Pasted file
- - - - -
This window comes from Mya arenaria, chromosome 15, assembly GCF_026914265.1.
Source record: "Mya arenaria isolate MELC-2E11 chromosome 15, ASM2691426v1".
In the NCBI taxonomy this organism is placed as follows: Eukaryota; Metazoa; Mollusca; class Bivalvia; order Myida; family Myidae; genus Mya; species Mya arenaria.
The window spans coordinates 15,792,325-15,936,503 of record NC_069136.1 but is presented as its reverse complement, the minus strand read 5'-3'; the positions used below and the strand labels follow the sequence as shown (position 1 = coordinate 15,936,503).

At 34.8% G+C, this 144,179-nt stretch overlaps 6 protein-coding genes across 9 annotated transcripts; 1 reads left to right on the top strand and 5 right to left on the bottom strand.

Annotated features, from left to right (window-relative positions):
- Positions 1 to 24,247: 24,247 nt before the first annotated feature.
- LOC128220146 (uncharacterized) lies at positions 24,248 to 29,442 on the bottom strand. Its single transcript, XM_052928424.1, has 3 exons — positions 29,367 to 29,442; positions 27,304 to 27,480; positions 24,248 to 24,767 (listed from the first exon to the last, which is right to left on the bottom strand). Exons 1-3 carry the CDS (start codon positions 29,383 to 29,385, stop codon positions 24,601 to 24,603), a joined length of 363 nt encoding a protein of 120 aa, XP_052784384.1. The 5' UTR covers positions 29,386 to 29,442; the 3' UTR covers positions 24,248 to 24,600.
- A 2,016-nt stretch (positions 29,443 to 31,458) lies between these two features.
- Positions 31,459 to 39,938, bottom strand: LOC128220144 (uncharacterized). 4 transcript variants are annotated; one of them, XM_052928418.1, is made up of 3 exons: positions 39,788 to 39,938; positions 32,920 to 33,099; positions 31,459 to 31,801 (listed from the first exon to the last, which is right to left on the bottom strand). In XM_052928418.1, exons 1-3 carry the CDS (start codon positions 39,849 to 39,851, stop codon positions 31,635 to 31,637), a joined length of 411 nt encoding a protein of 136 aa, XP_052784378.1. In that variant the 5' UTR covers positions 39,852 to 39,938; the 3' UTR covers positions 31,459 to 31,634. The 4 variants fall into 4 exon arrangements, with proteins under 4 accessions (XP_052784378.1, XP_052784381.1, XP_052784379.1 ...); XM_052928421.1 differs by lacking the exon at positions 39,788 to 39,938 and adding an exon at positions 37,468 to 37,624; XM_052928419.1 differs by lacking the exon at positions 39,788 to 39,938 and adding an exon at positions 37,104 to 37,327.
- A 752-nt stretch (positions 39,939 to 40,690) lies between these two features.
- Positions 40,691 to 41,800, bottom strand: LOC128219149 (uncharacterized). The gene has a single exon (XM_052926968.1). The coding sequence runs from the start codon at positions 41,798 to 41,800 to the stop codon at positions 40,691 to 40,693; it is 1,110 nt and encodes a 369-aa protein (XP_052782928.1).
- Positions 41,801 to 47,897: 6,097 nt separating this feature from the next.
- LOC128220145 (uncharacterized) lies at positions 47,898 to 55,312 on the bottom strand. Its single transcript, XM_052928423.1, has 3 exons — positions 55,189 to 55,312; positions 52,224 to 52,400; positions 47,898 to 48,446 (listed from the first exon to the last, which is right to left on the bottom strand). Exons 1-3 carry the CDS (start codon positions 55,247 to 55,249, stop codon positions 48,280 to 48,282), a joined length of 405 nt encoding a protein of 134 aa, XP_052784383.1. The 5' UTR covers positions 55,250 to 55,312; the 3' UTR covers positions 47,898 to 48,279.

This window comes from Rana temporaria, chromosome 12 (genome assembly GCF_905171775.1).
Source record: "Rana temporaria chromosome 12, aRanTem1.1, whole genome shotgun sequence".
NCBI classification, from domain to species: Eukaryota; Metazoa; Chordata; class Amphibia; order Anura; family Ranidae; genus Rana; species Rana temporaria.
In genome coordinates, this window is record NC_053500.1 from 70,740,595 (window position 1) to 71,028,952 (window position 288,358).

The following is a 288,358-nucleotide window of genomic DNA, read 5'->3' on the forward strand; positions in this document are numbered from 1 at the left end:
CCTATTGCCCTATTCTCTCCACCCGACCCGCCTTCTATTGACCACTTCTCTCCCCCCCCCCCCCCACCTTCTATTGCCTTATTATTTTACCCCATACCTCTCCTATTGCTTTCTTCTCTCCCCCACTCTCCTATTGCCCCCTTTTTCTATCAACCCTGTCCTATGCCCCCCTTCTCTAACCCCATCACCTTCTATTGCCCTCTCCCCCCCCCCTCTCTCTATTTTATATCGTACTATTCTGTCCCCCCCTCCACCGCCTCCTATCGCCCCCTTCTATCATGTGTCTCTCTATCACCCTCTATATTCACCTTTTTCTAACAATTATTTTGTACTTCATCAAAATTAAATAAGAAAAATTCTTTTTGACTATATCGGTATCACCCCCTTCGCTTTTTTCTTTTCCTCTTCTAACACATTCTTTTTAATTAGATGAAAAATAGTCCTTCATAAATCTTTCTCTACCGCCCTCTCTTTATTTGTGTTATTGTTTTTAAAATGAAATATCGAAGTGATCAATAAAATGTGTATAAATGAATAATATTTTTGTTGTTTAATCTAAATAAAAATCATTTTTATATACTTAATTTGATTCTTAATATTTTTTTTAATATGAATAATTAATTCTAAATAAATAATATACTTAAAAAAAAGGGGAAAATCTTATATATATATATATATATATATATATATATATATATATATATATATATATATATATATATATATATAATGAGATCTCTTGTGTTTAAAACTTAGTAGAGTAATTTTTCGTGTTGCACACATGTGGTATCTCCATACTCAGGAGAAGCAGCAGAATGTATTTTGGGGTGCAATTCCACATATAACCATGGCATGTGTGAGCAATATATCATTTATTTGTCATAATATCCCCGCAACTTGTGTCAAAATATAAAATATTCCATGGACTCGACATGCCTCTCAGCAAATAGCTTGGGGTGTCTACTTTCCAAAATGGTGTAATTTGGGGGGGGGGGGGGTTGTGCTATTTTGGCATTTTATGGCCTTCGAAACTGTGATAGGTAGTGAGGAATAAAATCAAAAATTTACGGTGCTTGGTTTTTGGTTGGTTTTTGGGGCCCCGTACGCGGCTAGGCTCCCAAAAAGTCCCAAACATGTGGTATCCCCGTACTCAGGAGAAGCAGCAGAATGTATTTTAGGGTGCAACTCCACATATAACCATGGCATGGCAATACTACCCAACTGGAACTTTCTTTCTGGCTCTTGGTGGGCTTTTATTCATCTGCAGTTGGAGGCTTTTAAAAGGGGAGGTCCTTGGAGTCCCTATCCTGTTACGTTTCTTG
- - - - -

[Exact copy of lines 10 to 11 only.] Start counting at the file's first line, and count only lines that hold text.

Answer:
- Positions 31,459 to 39,938, bottom strand: LOC128220144 (uncharacterized). 4 transcript variants are annotated; one of them, XM_052928418.1, is made up of 3 exons: positions 39,788 to 39,938; positions 32,920 to 33,099; positions 31,459 to 31,801 (listed from the first exon to the last, which is right to left on the bottom strand). In XM_052928418.1, exons 1-3 carry the CDS (start codon positions 39,849 to 39,851, stop codon positions 31,635 to 31,637), a joined length of 411 nt encoding a protein of 136 aa, XP_052784378.1. In that variant the 5' UTR covers positions 39,852 to 39,938; the 3' UTR covers positions 31,459 to 31,634. The 4 variants fall into 4 exon arrangements, with proteins under 4 accessions (XP_052784378.1, XP_052784381.1, XP_052784379.1 ...); XM_052928421.1 differs by lacking the exon at positions 39,788 to 39,938 and adding an exon at positions 37,468 to 37,624; XM_052928419.1 differs by lacking the exon at positions 39,788 to 39,938 and adding an exon at positions 37,104 to 37,327.
- A 752-nt stretch (positions 39,939 to 40,690) lies between these two features.